The young mother was still breastfeeding when they took her from her baby. She was only 16, giving Immigration the right to put her in a detention facility for minors.
It didn’t seem to matter – what that meant, removing her from her husband and 5-month-old daughter with whom she was traveling. She was considered an “illegal.” She had no rights. The action taken didn’t have to make sense.
But I’m afraid this post isn’t about recounting a story from last summer, when ICE was separating parents from their children. Nope. It happened just four days ago.
Santiago, her 21-year-old husband, showed up at our shelter, carrying their fussing baby and a heaviness we couldn’t help him shake.
The volunteer doing intake held her emotions intact as he sputtered the details of his story. But the child, free to express herself, howled and squirmed in her father’s arms.
Santiago attempted to keep his voice level. But he could barely hold it together. How was he going to feed this child, he wanted to know? What would she eat without her mother’s milk and nourishment? Would she survive?
He peppered questions at Sr. Lil, my friend who was shift coordinator at Nazareth that day.
As his sad tale spread, the other mothers crowded around him. The women took turns holding the little girl close to their chest, snuggling against her neck, cooing sweetly in Spanish. A few offered to coax the little one to suckle the nipple of a plastic baby bottle we happened to have on hand. Someone filled it with bottled water and Nido powdered formula – a popular brand with our Central American families. Another one showed Santiago how to hold the baby as she was nursing so she’d feel secure.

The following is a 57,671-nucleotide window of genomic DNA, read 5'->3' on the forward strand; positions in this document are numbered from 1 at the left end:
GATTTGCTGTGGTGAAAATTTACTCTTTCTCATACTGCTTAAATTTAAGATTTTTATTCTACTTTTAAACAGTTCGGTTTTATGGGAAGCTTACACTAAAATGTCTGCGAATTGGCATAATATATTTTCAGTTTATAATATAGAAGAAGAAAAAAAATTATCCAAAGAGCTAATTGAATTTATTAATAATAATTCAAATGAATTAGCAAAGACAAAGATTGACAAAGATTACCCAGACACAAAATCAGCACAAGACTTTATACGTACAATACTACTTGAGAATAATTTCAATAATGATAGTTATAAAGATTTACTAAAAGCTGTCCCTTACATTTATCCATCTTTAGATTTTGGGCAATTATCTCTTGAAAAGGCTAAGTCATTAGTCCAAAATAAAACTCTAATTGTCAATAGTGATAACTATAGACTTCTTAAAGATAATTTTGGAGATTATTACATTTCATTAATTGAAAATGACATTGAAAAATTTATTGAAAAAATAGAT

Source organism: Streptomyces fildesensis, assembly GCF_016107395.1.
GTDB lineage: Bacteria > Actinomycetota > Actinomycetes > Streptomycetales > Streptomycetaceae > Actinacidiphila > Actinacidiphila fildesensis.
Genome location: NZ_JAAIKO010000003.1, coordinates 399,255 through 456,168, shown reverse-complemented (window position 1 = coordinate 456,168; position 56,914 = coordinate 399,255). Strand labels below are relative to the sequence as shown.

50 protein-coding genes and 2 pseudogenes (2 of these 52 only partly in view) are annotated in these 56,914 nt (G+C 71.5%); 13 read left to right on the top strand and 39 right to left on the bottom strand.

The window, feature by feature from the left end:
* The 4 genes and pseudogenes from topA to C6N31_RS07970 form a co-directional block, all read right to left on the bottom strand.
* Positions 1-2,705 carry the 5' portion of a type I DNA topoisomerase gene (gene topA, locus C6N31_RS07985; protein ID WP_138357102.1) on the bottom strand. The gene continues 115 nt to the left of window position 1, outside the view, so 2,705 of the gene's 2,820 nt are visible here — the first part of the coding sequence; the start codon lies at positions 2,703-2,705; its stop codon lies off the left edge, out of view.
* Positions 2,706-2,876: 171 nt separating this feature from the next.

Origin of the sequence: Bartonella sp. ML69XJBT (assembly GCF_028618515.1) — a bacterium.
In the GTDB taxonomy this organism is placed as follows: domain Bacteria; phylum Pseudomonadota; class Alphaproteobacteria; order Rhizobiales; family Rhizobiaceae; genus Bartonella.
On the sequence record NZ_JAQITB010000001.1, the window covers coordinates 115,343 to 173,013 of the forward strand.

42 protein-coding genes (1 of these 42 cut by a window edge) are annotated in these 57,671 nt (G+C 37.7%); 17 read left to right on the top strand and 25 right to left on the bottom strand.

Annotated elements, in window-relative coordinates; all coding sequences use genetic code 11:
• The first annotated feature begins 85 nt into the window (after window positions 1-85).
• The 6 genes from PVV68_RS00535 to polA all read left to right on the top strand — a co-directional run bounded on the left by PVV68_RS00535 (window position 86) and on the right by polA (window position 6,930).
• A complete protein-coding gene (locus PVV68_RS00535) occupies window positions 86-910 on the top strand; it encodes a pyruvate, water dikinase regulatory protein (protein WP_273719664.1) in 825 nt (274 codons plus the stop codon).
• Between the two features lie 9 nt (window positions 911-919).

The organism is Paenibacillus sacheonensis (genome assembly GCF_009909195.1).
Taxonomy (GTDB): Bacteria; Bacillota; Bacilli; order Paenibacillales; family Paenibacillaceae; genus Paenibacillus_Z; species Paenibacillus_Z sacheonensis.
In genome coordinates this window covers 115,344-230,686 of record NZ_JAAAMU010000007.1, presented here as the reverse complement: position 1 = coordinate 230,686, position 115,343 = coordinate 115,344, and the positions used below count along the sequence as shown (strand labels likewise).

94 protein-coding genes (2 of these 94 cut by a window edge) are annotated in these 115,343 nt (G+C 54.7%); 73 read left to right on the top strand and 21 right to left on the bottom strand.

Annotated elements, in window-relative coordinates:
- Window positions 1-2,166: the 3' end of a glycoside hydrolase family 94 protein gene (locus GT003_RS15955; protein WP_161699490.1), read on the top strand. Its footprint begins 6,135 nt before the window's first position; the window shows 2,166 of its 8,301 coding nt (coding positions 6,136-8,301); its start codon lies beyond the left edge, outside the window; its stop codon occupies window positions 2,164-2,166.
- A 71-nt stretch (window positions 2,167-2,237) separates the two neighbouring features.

But who would help him feel secure, I wondered?
Luckily, a doctor who occasionally volunteers her time at Nazareth happened to show up that day. She checked the baby and reassured Santiago that not only was his daughter in good health, but she would adjust to the formula. She would survive. No need for him to worry about that.
Yes, she would survive. Children often do. No matter what they’ve experienced. Surviving and thriving are two different things, however.
And what about the baby’s mother? I think about her in a facility with other teenagers. I wonder if her nipples are leaking. If that heaviness she’s feeling in her breasts and in her heart closes in on her at night when she longs for her child. I wonder if she attempts to hide her breasts and her despair in her aloneness. Or if she’s found a friend in whom to confide.
I’ve never met this mom. I didn’t meet Santiago either, or his little girl. Lil told me about them the day after it happened, her voice unable to hide the distress still lurking in her heart.
I wish I could tell you I’ve gotten used to these stories. That my heart doesn’t feel for this young family, especially the mother.
But then again, I’m glad I haven’t “gotten used to it,” that I haven’t numbed myself to what hurting people feel. That I can remember what it was like to be a mother to a little one, to hold my nursing baby in my arms, in awe of this wordless bond we’d created.
I don’t apologize for citing the preciousness of such a bond. Nor for calling out the cruelty of separating a mother and her breastfeeding baby.
I wonder, if God loves as a mother, how can we ignore the divinity in the human love of a mother for her child? And be the one to cause such suffering?
Yes, I hear about the numbers coming. I know it’s challenging for us. We’re doing the best we can here in El Paso. And that’s the question I ask of myself, and of all of us – Are we doing the best we can to address the humanity before us? To consider that maybe there are more positive solutions to what we’re calling a “humanitarian crisis”? And to ensure we do not have a hand in causing the suffering.